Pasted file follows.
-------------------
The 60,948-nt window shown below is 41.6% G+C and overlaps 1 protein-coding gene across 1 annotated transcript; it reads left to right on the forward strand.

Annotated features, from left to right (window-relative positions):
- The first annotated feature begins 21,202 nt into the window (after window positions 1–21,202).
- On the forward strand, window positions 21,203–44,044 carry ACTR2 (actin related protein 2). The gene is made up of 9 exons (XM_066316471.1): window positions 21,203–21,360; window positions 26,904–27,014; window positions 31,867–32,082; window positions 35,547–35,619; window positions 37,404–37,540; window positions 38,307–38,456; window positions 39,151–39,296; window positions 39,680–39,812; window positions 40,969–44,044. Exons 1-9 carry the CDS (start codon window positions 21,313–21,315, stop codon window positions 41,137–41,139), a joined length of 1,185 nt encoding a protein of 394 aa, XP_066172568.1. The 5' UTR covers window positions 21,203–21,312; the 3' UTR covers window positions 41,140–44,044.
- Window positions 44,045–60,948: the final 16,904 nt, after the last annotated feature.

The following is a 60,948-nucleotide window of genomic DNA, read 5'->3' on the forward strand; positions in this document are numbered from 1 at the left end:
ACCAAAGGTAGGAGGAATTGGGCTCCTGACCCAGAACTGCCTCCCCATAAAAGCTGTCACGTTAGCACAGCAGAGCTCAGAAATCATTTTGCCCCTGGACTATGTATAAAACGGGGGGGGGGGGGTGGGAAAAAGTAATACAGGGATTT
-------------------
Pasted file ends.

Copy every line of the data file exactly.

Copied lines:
The 60,948-nt window shown below is 41.6% G+C and overlaps 1 protein-coding gene across 1 annotated transcript; it reads left to right on the forward strand.

Annotated features, from left to right (window-relative positions):
- The first annotated feature begins 21,202 nt into the window (after window positions 1–21,202).
- On the forward strand, window positions 21,203–44,044 carry ACTR2 (actin related protein 2). The gene is made up of 9 exons (XM_066316471.1): window positions 21,203–21,360; window positions 26,904–27,014; window positions 31,867–32,082; window positions 35,547–35,619; window positions 37,404–37,540; window positions 38,307–38,456; window positions 39,151–39,296; window positions 39,680–39,812; window positions 40,969–44,044. Exons 1-9 carry the CDS (start codon window positions 21,313–21,315, stop codon window positions 41,137–41,139), a joined length of 1,185 nt encoding a protein of 394 aa, XP_066172568.1. The 5' UTR covers window positions 21,203–21,312; the 3' UTR covers window positions 41,140–44,044.
- Window positions 44,045–60,948: the final 16,904 nt, after the last annotated feature.

The following is a 60,948-nucleotide window of genomic DNA, read 5'->3' on the forward strand; positions in this document are numbered from 1 at the left end:
ACCAAAGGTAGGAGGAATTGGGCTCCTGACCCAGAACTGCCTCCCCATAAAAGCTGTCACGTTAGCACAGCAGAGCTCAGAAATCATTTTGCCCCTGGACTATGTATAAAACGGGGGGGGGGGGGTGGGAAAAAGTAATACAGGGATTT